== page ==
I kept looking at Gracie’s face and somehow she convinced me that it would be okay and something in my heart urged me to adopt her.  I have never once regretted that decision.

It is a now a year since I adopted Gracie from the Lost Dog’s Home. This little dog has changed my life in so many happy ways.

Gracie Dee quickly settled comfortably in to our home. She didn’t appear to fret for her previous owner but I often wonder who her owner was and the type of home she came from. That type of stuff intrigues me.

As a stray dog she didn’t have any identity so couldn’t be reunited with her owner. The Lost Dogs Home desexed her, gave her a new name, estimated her age and put her up for adoption. Basically her life history was erased. How sad.

Gracie brings joy and love to so many people. Her sweet loving nature brings out the best in everybody and she helps people overcome difficult times in their lives. When I had two operations she sensed I was unwell and loyally laid by my side while I recovered.

When I go out she faithfully waits until I return and then excitedly barks telling me she is so happy that I came back. Now I realise that this is what she was doing on the first day that I first met her.

My heart melts when I cuddle her and watch her sleeping and also when her tiny face peers through the glass door to look for me.

I have never before felt so much love for a dog. The love and loyalty she gives me makes me feel fulfilled and special. She is the light of my life and I can’t imagine my life without her in it.

My Gracie Dee is one in a million. She is my Christmas miracle.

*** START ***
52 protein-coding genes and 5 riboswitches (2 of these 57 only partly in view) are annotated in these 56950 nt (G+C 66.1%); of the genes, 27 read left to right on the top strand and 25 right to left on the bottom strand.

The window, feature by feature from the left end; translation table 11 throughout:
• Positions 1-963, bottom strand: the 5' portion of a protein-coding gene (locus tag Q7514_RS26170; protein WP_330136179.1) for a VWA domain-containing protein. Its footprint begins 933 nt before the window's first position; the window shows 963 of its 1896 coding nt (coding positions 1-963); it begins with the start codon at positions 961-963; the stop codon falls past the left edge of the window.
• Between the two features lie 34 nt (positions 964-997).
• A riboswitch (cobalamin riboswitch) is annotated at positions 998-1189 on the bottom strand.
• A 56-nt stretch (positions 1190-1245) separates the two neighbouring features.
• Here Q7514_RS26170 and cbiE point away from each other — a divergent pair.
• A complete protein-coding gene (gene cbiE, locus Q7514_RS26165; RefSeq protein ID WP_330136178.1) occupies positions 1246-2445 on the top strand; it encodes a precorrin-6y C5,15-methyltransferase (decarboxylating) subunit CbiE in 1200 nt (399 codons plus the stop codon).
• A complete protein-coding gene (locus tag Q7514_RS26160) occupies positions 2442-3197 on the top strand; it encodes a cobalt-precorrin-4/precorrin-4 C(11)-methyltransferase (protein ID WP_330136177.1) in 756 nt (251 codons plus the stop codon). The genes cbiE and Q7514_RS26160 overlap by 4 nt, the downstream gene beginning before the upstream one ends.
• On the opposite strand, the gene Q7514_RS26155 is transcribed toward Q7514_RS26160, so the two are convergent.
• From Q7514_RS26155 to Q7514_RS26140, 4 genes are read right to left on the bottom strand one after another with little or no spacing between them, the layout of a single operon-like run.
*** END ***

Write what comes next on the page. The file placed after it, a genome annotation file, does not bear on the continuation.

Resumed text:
9 thoughts on “My eyes adore you

  1. I work with animals and so I hear a lot of similar stories. I got my own dog in a similar fashion. My dog adopted ME, not the other way around. He is, technically, a ‘rescue’, but who rescued who?


    1. I am so happy that you have had exactly the same experience as I have had with my Gracie. The love of a dog is something so special that I am so very grateful to have experienced.


  2. I adopted a dog about three years ago.I didn’t plan on getting a dog at the time but have never regretted getting one.when I got Chester he had some issues but bonded with me see him transform from a timid dog that was very scared of everything to a happy confident dog has been amazing.with some obedience training Chester has learnt to have freedom without running away on me.loves to go to the beach for a run and going in the car.people who have never had pets don’t understand the bond you form with them


    1. My dog Bob came from Greece to live me in England just a couple of weeks ago. He is also really nervous. He had never been in a house before, not even seen a house or a street and certainly not been on a lead before. He is too nervous to go for a proper walk. I have to carry him to a quiet place nearby and then he just sits there. Two days ago he got scared when he saw some children, he slipped his harness and ran off. Thank goodness he was OK. A car had to stop for him. He came home with me. He’s now really nervous to go out again. It’s difficult but I found your story very encouraging. I am sure Bob will love our countryside walks when he has settled a bit more.